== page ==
Tag Archives: Peas

Chicken & Radicchio Pasta Salad

Post # 200.

Amazing–it feels like just yesterday that I decided to make an apple pie (well, two–I’ve never been the type to do things by halves) and then blog it!  But, 200 posts later, I’m still loving the blogging world!

I also added a new page to the blog today–called “Top 100”.  It’s a list from the New York Times naming the top 100 novels from 1923–present.  I’ve started using it as an inspiration when I want to combine what I’m reading by chance (read: books I choose based on their titles and covers alone) with something that will definitely enrich my selection and hopefully make me a little smarter, too.  And nerdier?  Definitely.  So check it out and let me know if you’ve read any of them, and which ones you think I should tackle next.

In last week’s CSA box we received a head of radicchio, which I had never tried before.  When I googled it and discovered that is it very bitter, I got a little nervous.  I am frankly just not a fan of bitter greens, so I knew I’d have to cook this to make it palatable.

And of course I was also hoping to somehow make it beyond palatable into something more delicious.  I adapted this pasta salad recipe from Food & Wine’s Best of the Best Cookbook Recipes, from Laura Pensiero’s Hudson Valley Mediterranean.  Her mantra is:

Eat healthy, enjoy food, live well, and never sacrifice flavor.

Now that is a mantra I can get behind.

Chicken & Radicchio Pasta Salad Printable Recipe Card

  • 8 oz dry whole-wheat pasta (I used macaroni)
  • 2 T olive oil
  • 1 small onion, diced
  • 1 small head radicchio, shredded (for a shredding tutorial, go here)
  • 12 oz chicken breast, cut into bite-sized pieces
  • 1 C frozen peas
  • 1 clove garlic, minced (or 1/2 t dried garlic)
  • 1 1/2 t mustard (I used Trader Joe’s Hot and Sweet Mustard–mmm)
  • 1/2 C chicken broth
  • 1/4 C freshly grated Parmesan cheese
  • salt and pepper to taste

Cook the pasta according to package directions until al dente.  Drain and place in a large bowl–this is where the entire salad is going to end up, so make sure there’s enough room.

Heat a tablespoon of olive oil over medium heat in a large skillet, and saute the onion until translucent and beginning to brown.  Add the radicchio and saute for a few more minutes until it cooks down, but not until it’s totally limp.  Add the onions and radicchio to the pasta bowl, and mix.  Now is a good time to add the frozen peas, too–the hot pasta will defrost ’em.

Season the chicken with salt and pepper, and add the other tablespoon of olive oil to the (now empty) skillet.  Cook the garlic until fragrant (30 seconds or so), and add the chicken, saute until golden brown and cooked through.  Add the mustard and chicken broth, and cook until the broth reduces volume by half.  Lastly, pour in the Parmesan cheese and stir until it melts and forms a nice, thick sauce.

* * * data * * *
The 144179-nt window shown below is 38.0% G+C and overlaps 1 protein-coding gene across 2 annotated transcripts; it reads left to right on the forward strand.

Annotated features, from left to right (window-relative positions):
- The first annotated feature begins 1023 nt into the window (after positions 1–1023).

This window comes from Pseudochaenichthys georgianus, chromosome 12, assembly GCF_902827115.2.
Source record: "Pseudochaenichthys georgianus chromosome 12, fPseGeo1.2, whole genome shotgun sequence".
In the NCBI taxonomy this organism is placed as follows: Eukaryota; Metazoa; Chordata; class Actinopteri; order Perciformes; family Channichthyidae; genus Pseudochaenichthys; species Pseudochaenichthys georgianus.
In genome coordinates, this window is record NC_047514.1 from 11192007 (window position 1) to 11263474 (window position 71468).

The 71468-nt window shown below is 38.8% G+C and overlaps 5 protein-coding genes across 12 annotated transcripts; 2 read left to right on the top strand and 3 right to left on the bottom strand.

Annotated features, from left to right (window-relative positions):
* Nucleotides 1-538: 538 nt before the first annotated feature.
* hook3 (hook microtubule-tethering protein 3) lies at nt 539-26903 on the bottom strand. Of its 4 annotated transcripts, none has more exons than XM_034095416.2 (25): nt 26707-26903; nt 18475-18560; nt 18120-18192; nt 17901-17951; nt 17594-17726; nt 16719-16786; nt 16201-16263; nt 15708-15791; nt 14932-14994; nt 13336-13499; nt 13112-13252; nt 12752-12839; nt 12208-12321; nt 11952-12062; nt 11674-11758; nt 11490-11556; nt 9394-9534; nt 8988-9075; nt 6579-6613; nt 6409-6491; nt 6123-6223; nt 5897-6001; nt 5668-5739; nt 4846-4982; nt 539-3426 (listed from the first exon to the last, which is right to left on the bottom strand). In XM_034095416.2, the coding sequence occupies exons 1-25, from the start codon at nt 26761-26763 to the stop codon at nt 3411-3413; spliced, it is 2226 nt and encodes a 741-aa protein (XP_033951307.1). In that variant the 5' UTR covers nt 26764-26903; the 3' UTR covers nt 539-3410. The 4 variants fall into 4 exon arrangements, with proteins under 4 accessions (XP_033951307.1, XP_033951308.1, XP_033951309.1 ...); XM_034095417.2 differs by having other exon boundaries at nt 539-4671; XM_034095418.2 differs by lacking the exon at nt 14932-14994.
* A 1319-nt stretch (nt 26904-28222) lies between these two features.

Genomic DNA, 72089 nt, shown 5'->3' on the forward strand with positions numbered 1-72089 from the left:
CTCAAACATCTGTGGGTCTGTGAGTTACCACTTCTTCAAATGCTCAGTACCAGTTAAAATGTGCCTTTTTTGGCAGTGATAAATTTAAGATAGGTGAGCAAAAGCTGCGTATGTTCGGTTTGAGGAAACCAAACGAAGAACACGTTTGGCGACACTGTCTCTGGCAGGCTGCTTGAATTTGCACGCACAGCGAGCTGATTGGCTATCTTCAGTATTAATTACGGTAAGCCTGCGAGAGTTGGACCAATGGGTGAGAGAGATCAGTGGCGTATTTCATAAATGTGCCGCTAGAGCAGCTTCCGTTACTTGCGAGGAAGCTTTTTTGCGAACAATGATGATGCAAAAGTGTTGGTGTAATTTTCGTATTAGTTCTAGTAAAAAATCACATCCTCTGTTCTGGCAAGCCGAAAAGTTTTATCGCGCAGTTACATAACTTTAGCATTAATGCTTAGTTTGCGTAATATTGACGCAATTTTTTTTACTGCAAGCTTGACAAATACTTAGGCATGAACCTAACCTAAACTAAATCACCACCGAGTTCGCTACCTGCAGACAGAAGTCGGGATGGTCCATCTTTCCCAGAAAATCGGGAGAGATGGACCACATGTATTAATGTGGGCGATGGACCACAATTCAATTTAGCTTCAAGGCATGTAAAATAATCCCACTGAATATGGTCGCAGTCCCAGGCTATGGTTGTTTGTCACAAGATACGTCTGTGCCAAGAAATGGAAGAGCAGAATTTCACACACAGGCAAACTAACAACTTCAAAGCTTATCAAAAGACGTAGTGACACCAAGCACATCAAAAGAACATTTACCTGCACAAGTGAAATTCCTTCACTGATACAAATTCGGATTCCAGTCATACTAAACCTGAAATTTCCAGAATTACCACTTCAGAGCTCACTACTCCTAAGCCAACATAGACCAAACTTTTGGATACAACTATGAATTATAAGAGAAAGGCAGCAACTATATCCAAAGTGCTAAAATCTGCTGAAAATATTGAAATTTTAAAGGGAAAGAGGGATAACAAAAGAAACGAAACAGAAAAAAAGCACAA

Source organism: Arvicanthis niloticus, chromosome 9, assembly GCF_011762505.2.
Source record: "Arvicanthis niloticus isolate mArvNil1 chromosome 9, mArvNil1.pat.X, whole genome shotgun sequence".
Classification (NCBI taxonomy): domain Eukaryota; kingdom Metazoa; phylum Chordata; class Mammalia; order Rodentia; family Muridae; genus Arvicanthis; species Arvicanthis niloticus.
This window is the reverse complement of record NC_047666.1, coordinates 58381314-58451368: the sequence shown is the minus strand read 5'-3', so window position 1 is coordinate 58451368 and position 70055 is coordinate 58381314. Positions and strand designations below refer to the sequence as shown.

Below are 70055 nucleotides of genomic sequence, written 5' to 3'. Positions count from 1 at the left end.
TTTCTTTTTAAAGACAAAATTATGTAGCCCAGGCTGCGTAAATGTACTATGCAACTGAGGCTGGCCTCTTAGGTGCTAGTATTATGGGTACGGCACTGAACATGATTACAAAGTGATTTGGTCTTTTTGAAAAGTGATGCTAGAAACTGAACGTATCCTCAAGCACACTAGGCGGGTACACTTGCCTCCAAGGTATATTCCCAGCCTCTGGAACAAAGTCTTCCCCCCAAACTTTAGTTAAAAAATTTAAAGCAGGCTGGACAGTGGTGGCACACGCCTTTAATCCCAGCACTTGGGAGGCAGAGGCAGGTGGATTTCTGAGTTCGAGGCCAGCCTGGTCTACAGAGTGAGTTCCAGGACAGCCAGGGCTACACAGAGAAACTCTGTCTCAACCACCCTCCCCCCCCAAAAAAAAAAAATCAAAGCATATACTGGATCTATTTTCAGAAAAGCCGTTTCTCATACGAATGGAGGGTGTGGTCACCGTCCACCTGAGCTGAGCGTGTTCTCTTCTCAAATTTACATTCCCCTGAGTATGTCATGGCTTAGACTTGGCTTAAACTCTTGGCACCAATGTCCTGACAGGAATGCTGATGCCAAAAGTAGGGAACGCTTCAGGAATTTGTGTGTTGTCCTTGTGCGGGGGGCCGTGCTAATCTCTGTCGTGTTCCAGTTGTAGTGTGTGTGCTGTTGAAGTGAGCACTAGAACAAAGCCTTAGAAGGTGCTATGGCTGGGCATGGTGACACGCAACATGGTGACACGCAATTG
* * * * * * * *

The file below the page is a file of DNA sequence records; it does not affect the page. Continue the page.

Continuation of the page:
Add the chicken mixture to the macaroni bowl.  Mix.  Taste.  Be surprised that the radicchio, though bitter, isn’t bad.  Taste again.  Salt and pepper to taste, toss it one more time, and steal one more taste.

Yum.  Serve either warm, at room temperature, or cool.  It is totes up to you.

I really enjoyed this pasta dish–definitely an entrée and not a side, and full of different textures.  The radicchio was still bitter, but not overwhelming.  I had this for lunch today with half of a grilled zucchini and a roasted beet: vegetable city.

For people who don’t need to use up their CSA veggies and don’t like bitter greens, you can make this recipe with spinach or Swiss chard, too.  But if you can, give radicchio a chance (because it’s always good to add some variety in your diet!).

Speaking of CSA boxes, say hello to week seven:

And say hello to radicchio number two–guess I’ll have to find another cooked radicchio recipe for this week, too.  Any suggestions?

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Filed under Entrees, Salads

Summertime Farrotto (Farro Risotto)

Ugh, this week kinda stinks.  Even though I only have three days of classes, I have two tests and I definitely didn’t study at all over the long weekend.  So, it’s a little bit stressful but it’s also my fault and I know it, and that’s the worst combination.

So in times of stress, what do I do?  Yep.  Try new recipes.

I’ve had some farro in the cupboards for a while now, and with the fresh carrots from the CSA box, and frozen peas from my parent’s garden, I knew there was something magical to be made.  As I was sitting in class, thinking about how much studying needed to happen tonight, a wisp of an idea took flight.  Farrotto.  Farro.  In risotto form.

Summertime Farrotto (serves 4-6)  Summertime Farrotto Recipe Card

  • 1 C dry farro
  • 2 T butter
  • 1 small onion, diced
  • 2 carrots, or 4 small carrots, peeled and diced
  • 1 C frozen peas (I actually had 1 1/4 C of peas, so I just used ’em all)
  • 4-5 C broth (I’d suggest using half water and half broth so it’s not too salty) 
  • 1 bay leaf
  • few sprigs of fresh thyme (1 t fresh leaves)
  • salt and pepper to taste

First, heat the broth and water combo in a small saucepan over medium heat–you can bring to a boil and then turn down to just below a simmer.  The key for cooking a risotto (or a farrotto, in fact) is to keep the broth hot at all times, but to not boil it off, either).